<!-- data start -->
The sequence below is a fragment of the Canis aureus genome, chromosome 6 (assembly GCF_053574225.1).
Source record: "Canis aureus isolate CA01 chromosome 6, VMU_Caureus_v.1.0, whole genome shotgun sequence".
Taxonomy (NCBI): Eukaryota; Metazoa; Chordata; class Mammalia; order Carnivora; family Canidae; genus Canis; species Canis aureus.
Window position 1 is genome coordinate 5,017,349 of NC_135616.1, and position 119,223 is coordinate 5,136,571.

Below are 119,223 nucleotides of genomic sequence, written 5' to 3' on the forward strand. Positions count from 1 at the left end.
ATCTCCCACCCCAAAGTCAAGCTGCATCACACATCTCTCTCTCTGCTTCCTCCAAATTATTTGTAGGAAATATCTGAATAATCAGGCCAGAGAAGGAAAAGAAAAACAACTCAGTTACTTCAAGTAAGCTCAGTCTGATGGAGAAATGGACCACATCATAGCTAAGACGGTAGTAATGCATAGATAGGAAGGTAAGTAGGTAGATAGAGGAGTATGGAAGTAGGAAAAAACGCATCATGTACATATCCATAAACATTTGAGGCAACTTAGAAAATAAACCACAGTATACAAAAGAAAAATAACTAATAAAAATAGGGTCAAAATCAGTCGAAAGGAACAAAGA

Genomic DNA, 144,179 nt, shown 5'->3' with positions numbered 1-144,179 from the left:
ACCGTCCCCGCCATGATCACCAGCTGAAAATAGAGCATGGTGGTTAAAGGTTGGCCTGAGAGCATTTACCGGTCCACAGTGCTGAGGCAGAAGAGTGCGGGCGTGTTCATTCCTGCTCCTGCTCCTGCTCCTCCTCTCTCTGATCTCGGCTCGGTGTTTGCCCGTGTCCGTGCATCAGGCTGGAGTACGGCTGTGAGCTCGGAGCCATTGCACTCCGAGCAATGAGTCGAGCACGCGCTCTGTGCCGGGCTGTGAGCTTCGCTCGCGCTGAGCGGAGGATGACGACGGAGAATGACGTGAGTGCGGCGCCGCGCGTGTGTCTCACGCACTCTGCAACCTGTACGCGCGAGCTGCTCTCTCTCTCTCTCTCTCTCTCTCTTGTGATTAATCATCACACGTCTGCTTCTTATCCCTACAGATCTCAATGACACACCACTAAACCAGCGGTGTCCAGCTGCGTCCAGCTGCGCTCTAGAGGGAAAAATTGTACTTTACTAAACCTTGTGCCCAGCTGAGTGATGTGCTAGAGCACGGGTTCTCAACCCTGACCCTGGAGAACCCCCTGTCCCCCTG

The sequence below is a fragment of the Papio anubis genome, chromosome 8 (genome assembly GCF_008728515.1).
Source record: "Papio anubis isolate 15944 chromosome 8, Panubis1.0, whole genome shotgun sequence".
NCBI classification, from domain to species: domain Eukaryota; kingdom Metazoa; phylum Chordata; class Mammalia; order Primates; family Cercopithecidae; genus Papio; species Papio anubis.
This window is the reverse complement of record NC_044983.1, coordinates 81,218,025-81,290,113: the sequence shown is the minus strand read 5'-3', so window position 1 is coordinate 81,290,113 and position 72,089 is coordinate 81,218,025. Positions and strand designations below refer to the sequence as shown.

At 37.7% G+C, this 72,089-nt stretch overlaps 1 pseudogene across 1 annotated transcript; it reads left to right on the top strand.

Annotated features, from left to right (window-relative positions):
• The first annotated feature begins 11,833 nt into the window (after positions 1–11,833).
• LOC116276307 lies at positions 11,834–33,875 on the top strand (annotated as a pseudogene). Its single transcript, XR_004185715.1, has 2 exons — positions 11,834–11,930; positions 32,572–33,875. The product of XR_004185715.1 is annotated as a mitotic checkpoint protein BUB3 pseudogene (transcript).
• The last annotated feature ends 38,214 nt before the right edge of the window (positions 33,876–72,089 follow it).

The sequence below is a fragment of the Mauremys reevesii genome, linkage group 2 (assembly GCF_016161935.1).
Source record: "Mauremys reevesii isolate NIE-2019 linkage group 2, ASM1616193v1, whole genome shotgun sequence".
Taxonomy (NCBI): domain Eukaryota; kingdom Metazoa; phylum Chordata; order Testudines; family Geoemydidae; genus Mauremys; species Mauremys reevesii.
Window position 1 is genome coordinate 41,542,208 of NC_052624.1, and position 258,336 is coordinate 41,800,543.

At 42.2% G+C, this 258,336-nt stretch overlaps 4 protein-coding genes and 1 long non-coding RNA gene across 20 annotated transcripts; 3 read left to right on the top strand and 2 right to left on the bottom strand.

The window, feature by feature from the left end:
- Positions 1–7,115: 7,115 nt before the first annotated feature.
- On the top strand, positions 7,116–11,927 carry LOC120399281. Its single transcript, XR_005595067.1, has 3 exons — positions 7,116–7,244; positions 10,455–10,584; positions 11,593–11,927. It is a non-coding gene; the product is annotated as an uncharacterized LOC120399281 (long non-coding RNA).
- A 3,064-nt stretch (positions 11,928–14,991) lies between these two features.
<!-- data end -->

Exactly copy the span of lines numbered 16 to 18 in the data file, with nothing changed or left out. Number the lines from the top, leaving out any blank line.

• LOC116276307 lies at positions 11,834–33,875 on the top strand (annotated as a pseudogene). Its single transcript, XR_004185715.1, has 2 exons — positions 11,834–11,930; positions 32,572–33,875. The product of XR_004185715.1 is annotated as a mitotic checkpoint protein BUB3 pseudogene (transcript).
• The last annotated feature ends 38,214 nt before the right edge of the window (positions 33,876–72,089 follow it).

The sequence below is a fragment of the Mauremys reevesii genome, linkage group 2 (assembly GCF_016161935.1).